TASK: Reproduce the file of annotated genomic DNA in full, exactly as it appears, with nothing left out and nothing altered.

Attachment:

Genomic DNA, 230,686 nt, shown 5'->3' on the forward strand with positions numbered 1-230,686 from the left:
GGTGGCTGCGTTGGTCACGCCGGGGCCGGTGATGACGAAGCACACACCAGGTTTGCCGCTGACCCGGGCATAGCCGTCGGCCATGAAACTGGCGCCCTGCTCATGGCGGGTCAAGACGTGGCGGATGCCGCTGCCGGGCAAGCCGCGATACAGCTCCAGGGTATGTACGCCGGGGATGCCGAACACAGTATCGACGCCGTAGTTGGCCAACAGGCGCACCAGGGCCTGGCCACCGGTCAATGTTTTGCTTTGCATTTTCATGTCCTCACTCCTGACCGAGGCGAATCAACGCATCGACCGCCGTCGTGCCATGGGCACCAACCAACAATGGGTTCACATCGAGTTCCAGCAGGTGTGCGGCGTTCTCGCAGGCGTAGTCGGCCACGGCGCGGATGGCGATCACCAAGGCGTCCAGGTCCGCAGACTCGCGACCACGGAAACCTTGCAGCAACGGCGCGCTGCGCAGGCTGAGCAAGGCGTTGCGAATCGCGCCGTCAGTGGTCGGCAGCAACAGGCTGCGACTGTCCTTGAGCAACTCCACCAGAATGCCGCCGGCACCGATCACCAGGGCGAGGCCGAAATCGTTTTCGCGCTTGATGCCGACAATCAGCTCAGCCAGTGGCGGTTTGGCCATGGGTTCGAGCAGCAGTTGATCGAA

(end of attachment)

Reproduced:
Genomic DNA, 230,686 nt, shown 5'->3' on the forward strand with positions numbered 1-230,686 from the left:
GGTGGCTGCGTTGGTCACGCCGGGGCCGGTGATGACGAAGCACACACCAGGTTTGCCGCTGACCCGGGCATAGCCGTCGGCCATGAAACTGGCGCCCTGCTCATGGCGGGTCAAGACGTGGCGGATGCCGCTGCCGGGCAAGCCGCGATACAGCTCCAGGGTATGTACGCCGGGGATGCCGAACACAGTATCGACGCCGTAGTTGGCCAACAGGCGCACCAGGGCCTGGCCACCGGTCAATGTTTTGCTTTGCATTTTCATGTCCTCACTCCTGACCGAGGCGAATCAACGCATCGACCGCCGTCGTGCCATGGGCACCAACCAACAATGGGTTCACATCGAGTTCCAGCAGGTGTGCGGCGTTCTCGCAGGCGTAGTCGGCCACGGCGCGGATGGCGATCACCAAGGCGTCCAGGTCCGCAGACTCGCGACCACGGAAACCTTGCAGCAACGGCGCGCTGCGCAGGCTGAGCAAGGCGTTGCGAATCGCGCCGTCAGTGGTCGGCAGCAACAGGCTGCGACTGTCCTTGAGCAACTCCACCAGAATGCCGCCGGCACCGATCACCAGGGCGAGGCCGAAATCGTTTTCGCGCTTGATGCCGACAATCAGCTCAGCCAGTGGCGGTTTGGCCATGGGTTCGAGCAGCAGTTGATCGAA